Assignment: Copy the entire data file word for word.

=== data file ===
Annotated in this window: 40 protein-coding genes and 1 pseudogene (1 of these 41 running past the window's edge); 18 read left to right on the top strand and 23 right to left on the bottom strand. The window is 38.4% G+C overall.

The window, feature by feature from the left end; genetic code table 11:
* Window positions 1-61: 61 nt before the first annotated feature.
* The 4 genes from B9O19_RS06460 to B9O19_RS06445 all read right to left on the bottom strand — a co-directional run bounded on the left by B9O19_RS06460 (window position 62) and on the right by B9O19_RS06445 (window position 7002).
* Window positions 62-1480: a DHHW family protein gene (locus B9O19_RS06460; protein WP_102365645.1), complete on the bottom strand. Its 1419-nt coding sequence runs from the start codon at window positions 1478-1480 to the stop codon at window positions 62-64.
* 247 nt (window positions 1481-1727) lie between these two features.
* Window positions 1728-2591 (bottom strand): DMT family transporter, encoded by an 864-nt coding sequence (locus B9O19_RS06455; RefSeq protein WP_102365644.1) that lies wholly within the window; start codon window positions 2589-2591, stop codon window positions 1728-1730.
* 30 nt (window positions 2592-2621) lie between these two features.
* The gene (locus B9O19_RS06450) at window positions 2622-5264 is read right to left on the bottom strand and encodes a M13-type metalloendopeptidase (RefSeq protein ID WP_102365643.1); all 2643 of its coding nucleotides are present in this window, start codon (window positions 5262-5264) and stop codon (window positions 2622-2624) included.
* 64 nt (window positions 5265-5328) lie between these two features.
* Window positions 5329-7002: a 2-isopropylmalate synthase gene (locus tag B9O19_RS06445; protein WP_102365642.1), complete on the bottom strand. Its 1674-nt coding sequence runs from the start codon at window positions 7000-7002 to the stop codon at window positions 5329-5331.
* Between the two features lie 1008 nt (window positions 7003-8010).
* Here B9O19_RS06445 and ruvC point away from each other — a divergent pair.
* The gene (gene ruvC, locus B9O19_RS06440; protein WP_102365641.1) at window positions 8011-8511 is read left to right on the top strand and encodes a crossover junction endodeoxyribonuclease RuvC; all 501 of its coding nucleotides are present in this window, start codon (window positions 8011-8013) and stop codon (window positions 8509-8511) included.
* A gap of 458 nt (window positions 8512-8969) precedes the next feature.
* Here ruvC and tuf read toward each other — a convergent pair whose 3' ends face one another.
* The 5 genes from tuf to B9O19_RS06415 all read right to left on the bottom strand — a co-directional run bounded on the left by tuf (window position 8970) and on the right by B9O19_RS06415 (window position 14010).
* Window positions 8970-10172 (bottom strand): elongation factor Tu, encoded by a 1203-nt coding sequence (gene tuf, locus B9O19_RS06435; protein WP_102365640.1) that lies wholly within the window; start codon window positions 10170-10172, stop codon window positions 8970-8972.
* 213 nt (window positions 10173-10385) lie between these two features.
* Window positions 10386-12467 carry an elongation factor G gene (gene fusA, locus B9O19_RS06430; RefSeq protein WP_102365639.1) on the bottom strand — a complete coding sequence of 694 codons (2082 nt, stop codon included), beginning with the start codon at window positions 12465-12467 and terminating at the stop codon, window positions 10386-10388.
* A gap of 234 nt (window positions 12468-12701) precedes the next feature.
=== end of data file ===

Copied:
Annotated in this window: 40 protein-coding genes and 1 pseudogene (1 of these 41 running past the window's edge); 18 read left to right on the top strand and 23 right to left on the bottom strand. The window is 38.4% G+C overall.

The window, feature by feature from the left end; genetic code table 11:
* Window positions 1-61: 61 nt before the first annotated feature.
* The 4 genes from B9O19_RS06460 to B9O19_RS06445 all read right to left on the bottom strand — a co-directional run bounded on the left by B9O19_RS06460 (window position 62) and on the right by B9O19_RS06445 (window position 7002).
* Window positions 62-1480: a DHHW family protein gene (locus B9O19_RS06460; protein WP_102365645.1), complete on the bottom strand. Its 1419-nt coding sequence runs from the start codon at window positions 1478-1480 to the stop codon at window positions 62-64.
* 247 nt (window positions 1481-1727) lie between these two features.
* Window positions 1728-2591 (bottom strand): DMT family transporter, encoded by an 864-nt coding sequence (locus B9O19_RS06455; RefSeq protein WP_102365644.1) that lies wholly within the window; start codon window positions 2589-2591, stop codon window positions 1728-1730.
* 30 nt (window positions 2592-2621) lie between these two features.
* The gene (locus B9O19_RS06450) at window positions 2622-5264 is read right to left on the bottom strand and encodes a M13-type metalloendopeptidase (RefSeq protein ID WP_102365643.1); all 2643 of its coding nucleotides are present in this window, start codon (window positions 5262-5264) and stop codon (window positions 2622-2624) included.
* 64 nt (window positions 5265-5328) lie between these two features.
* Window positions 5329-7002: a 2-isopropylmalate synthase gene (locus tag B9O19_RS06445; protein WP_102365642.1), complete on the bottom strand. Its 1674-nt coding sequence runs from the start codon at window positions 7000-7002 to the stop codon at window positions 5329-5331.
* Between the two features lie 1008 nt (window positions 7003-8010).
* Here B9O19_RS06445 and ruvC point away from each other — a divergent pair.
* The gene (gene ruvC, locus B9O19_RS06440; protein WP_102365641.1) at window positions 8011-8511 is read left to right on the top strand and encodes a crossover junction endodeoxyribonuclease RuvC; all 501 of its coding nucleotides are present in this window, start codon (window positions 8011-8013) and stop codon (window positions 8509-8511) included.
* A gap of 458 nt (window positions 8512-8969) precedes the next feature.
* Here ruvC and tuf read toward each other — a convergent pair whose 3' ends face one another.
* The 5 genes from tuf to B9O19_RS06415 all read right to left on the bottom strand — a co-directional run bounded on the left by tuf (window position 8970) and on the right by B9O19_RS06415 (window position 14010).
* Window positions 8970-10172 (bottom strand): elongation factor Tu, encoded by a 1203-nt coding sequence (gene tuf, locus B9O19_RS06435; protein WP_102365640.1) that lies wholly within the window; start codon window positions 10170-10172, stop codon window positions 8970-8972.
* 213 nt (window positions 10173-10385) lie between these two features.
* Window positions 10386-12467 carry an elongation factor G gene (gene fusA, locus B9O19_RS06430; RefSeq protein WP_102365639.1) on the bottom strand — a complete coding sequence of 694 codons (2082 nt, stop codon included), beginning with the start codon at window positions 12465-12467 and terminating at the stop codon, window positions 10386-10388.
* A gap of 234 nt (window positions 12468-12701) precedes the next feature.